Kelowna hockey player Stapleton looking for new school

Kelowna hockey player Jaclyn Stapleton has been forced to search for a new university after the hockey program at Wayne State folded after her second year. - Contributed
Kelowna hockey player Jaclyn Stapleton has been forced to search for a new university after the hockey program at Wayne State folded after her second year.
— image credit: Contributed

After two years at an American university, Kelowna female hockey player Jaclyn Stapleton has had the rug pulled out from under her.

Stapleton, and the rest of the women's hockey team at Wayne State University, are suddenly looking for another school after Wayne State decided to end the women's hockey program due to budget cuts.

Located in Detroit, Michigan, Wayne State was forced to make cuts after losing some federal government funding. The women's hockey program was the unfortunate victim and Stapleton now finds herself searching for another school and another hockey program.

"We kind of got blind-sided," said Stapleton, who heard the news shortly after returning to her home in West Kelowna after completing her second year of schooling. "I was speechless. I couldn't even believe it."

Wayne State is offering to honour the women's hockey scholarships of its players although many—Stapleton included—want to keep playing hockey. The question now becomes where can they find a team at a time when many hockey programs already have full rosters for next season.

"As of right now I'm talking to schools in the States and Canada just trying to find  the right fit," said Stapleton earlier in the week. "I'm trying to find a school that can give me the same thing that I had. I want the same program and I want to play hockey."

Stapleton had completed two years of schooling with a major in psychology at Wayne State and had made the coach's honour roll with a grade point average of 3.5. She was also coming into her own as a hockey player, having been named the team's most improved player this year.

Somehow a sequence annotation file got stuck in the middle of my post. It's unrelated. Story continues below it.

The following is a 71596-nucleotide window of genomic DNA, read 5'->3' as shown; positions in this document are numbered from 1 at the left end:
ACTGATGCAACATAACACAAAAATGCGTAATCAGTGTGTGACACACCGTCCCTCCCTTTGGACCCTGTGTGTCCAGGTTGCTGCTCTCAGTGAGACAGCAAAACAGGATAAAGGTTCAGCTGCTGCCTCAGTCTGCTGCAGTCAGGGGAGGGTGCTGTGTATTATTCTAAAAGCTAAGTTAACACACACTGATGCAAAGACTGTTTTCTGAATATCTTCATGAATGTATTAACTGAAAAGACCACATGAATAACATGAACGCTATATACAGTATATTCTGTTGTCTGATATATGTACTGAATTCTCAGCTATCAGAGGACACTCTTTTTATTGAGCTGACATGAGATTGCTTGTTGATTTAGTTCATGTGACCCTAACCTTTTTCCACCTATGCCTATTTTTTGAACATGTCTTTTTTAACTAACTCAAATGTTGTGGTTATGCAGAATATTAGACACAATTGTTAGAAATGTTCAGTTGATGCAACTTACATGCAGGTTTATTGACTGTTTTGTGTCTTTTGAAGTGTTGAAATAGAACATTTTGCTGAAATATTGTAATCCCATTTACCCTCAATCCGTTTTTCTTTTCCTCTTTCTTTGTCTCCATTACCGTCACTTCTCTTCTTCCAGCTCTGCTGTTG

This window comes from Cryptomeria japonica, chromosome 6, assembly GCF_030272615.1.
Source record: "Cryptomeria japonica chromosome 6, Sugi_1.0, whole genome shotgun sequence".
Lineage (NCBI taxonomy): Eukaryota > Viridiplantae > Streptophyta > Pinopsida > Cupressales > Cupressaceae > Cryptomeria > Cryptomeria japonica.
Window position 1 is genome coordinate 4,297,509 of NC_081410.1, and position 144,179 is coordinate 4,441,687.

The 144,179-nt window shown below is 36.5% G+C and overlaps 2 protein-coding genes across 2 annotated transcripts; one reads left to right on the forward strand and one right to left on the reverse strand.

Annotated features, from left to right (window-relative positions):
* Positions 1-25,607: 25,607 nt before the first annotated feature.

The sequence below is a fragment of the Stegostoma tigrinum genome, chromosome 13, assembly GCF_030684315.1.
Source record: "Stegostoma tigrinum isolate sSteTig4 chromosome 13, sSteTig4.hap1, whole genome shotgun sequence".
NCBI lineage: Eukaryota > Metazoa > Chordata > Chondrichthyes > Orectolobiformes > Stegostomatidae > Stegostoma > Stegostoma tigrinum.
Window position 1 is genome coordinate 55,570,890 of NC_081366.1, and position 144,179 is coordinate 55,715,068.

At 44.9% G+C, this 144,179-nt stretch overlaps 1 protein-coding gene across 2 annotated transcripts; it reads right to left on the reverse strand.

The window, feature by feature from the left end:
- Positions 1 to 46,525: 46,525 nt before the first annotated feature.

"It was going really well," she said. "I was finally feeling like I was getting the ice time I deserved. I was moving up and heading into third year. Everything was coming together and then it all fell apart. I feel like I'm in Grade 12 again, looking for a school."

The fact that many rosters are already full is making finding an American college program to join even harder. Stapleton says there are also opportunities to return to Canada and play CIS hockey.

"I'm just trying to figure out what way I want to go and how much scholarship money I can get," she said. "I have to do it sooner than later. There are 24 girls looking for a spot."

Wayne State head women's coach Jim Fetter is also looking for a new school to coach at, at the same time he is trying to help his players find work. He says there aren't a lot of NCAA Div. I schools that are still looking for players.

"The timing of this has been horrible. if they would have done this a month earlier there would have been more opportunities," said Fetter, who complimented Stapleton on her play during two seasons at Wayne State. "She worked hard last summer and came to school in great shape and she was able to step up for us. It's sad because when you see these players improve and work hard in the off season and now you have to say 'sorry, you don't have anything now.'"

Stapleton is no stranger to bouncing around to different hockey programs. Prior to joining Wayne State she trained in the Pursuit of Excellence program in Kelowna as well as at Notre Dame in Saskatchewan and also played in Kelowna Minor Hockey.

After the initial shock of learning that her hockey team would not be returning to the ice next season, Stapleton is now focussed on turning a negative into a positive.

"You can't dwell on it, you just have to move forward," she said. "Hockey seemed like my whole life and when I heard about this I thought my life was over, But life is going to throw you curves and you just have to keep going."

As of last week Stapleton was considering as many as six different options for a place to play.

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